- Agents should engage in consultation with one another about best practices, which should be formulated as simple rules.
- As many resource-users as possible should be included in these consultations.
- A system of effective monitoring of common-pool resource use should be established.
- A scale of graduated sanctions should be implemented for violators of the rules.
- Cheap and easy-to-access conflict resolution mechanisms should be instituted.
- Higher-level authorities should be encouraged to recognize the self-determination of local communities.
Other versions of this list have been proposed over the years, but this one represents a minimal, standard set of recommendations to guide outside actors assisting local agents in the more-effective management of common-pool resources.
Ostrom’s Principal Works
1. Works Authored or Co-authored by Elinor Ostrom
Patterns of Metropolitan Policing, with Roger B. Parks and Gordon P. Whitaker (1978).
Institutional Incentives and Sustainable Development: Infrastructure Policies in Perspective, with Larry Schroeder and Susan Wynne (1993).
Rules, Games, and Common-Pool Resources, Roy Gardner and Jimmy Walker (1994).
Foundations of Social Capital, with T.K. Ahn (2003).
The Samaritan’s Dilemma: The Political Economy of Development Aid, with Clark C. Gibson, Krister Andersson, and Sujai Shivakumar (2005).
“A General Framework for Analyzing Sustainability of Social-Ecological Systems,” Science, 325: 419–422 (2009).
“Engaging with Impossibilities and Possibilities,” in Ravi Kanbur and Kaushik Basu, eds., Arguments for a Better World: Essays in Honor of Amartya Sen; Volume 2: Society, institutions and development. New York: Oxford University Press, pp. 522–541 (2009).
“Beyond Markets and States: Polycentric Governance of Complex Economic Systems,” American Economic Review, 100: 641–672 (2010).
Working Together: Collective Action, the Commons, and Multiple Methods in Practice, with Amy R. Poteete and Marco A. Janssen (2010).
Improving Irrigation in Asia Sustainable Performance of an Innovative Intervention in Nepal, with Wai Fung Lam, Prachanda Pradhan, and Ganesh P. Shivakoti (2011).
The Future of the Commons: Beyond Market Failure and Government Regulation, with contributions by Christina Chang, Mark Pennington, and Vlad Tarko (2012).
Choice, Rules and Collective Action: The Ostroms on the Study of Institutions and Governance, with Vincent Ostrom (edited by Paul Dragos Aligica) (2014).
2. Works Edited or Co-edited by Elinor Ostrom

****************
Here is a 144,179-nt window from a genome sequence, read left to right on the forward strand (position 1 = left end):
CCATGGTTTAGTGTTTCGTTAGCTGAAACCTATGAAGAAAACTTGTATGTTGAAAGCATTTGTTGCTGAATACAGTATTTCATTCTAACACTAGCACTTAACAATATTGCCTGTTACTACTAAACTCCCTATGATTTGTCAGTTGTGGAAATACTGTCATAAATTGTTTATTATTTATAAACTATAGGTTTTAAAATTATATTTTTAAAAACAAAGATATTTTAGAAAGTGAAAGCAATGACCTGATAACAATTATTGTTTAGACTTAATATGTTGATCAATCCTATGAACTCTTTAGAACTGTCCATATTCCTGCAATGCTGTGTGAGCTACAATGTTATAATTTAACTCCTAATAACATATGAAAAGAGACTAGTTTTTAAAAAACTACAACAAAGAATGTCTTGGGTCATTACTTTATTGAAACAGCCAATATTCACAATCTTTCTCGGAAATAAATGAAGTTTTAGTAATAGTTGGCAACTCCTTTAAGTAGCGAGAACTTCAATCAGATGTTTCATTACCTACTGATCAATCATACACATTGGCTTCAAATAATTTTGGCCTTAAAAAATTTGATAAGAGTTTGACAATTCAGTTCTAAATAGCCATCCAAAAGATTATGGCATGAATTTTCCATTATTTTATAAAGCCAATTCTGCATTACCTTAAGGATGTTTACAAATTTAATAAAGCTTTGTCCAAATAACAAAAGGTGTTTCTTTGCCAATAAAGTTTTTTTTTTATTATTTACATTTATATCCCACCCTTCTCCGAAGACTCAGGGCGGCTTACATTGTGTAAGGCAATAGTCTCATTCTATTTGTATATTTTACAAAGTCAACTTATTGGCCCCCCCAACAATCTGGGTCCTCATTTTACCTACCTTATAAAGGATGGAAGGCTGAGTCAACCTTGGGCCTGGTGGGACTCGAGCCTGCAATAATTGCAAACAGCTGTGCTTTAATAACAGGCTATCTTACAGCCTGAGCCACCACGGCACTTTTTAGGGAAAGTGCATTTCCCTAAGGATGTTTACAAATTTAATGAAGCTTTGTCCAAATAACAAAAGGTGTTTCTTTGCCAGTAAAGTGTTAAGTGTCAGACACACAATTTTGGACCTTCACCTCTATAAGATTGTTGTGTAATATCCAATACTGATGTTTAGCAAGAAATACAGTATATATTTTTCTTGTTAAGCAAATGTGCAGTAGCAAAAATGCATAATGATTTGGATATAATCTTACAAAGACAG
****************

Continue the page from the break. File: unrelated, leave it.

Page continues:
Local Commons and Global Interdependence, with Robert O. Keohane (1995).
People and Forests: Communities, Institutions, and Governance, with Clark C. Gibson and Margaret A. McKean (2000).
Institutions, Ecosystems, and Sustainability, with Robert Costanza, Bobbi Low, and James Wilson (2000).
Protecting the Commons: A Framework for Resource Management in the Americas, with Joanna Burger, Richard Norgaard, David Policansky, and Bernard D. Goldstein (2001).
Trust and Reciprocity: Interdisciplinary Lessons from Experimental Research, with James Walker (2003).
The Commons in the New Millennium: Challenges and Adaptation, with Nives Dolšak (2003).
Seeing the Forest and the Trees: Human-Environment Interactions in Forest Ecosystems, with Emilio F. Moran (2005).
Asian Irrigation in Transition: Responding to Challenge, with Ganesh P. Shivakoti, Douglas Vermillion, Wai-Fung Lam, Ujjwal Pradhan, and Robert Yoder (2005).
Linking the Formal and Informal Economy: Concepts and Policies, with Basudeb Guha-Khasnobis and Ravi Kanbur (2006).
Understanding Knowledge as a Commons: From Theory to Practice, with Charlotte Hess (2006).
Property in Land and Other Resources, with Daniel H. Cole (2011).
Works on Ostrom
Aligica, Paul Dragos and Peter J. Boettke, Challenging Institutional Analysis and Development: The Bloomington School(2009).
Boettke, Peter J., Bobbi Herzberg, and Brian Kogelmann, eds., Exploring the Political Economy and Social Philosophy of Vincent and Elinor Ostrom (2020).
Cole, Daniel H. and Michael D. McGinnis, eds., Elinor Ostrom and the Bloomington School of Political Economy: Volume 2, Resource Governance (2015).
Cole, Daniel H. and Michael D. McGinnis, eds., Elinor Ostrom and the Bloomington School of Political Economy: Volume 3, A Framework for Policy Analysis (2017).
Cole, Daniel H. and Michael D. McGinnis, eds., Elinor Ostrom and the Bloomington School of Political Economy: Volume 4, Policy Applications and Extensions (2018).
Herzberg, Roberta Q., Peter J. Boettke, and Paul Dragos Aligica, eds., Ostrom’s Tensions: Reexamining the Political Economy and Public Policy of Elinor C. Ostrom (2019).
Jenkins, Megan E., Randy T. Simmons, and Camille H. Wardle, eds., The Environmental Optimism of Elinor Ostrom(2020).
Lemke, Jayme and Vlad Tarko, eds., Elinor Ostrom and the Bloomington School (2021).
Nordman, Erik, The Uncommon Knowledge of Elinor Ostrom: Essential Lessons for Collective Action (2021).
Tarko, Vlad, Elinor Ostrom: An Intellectual Biography (2016).
Wall, Derek, The Sustainable Economics of Elinor Ostrom: Commons, Contestation and Craft (2014).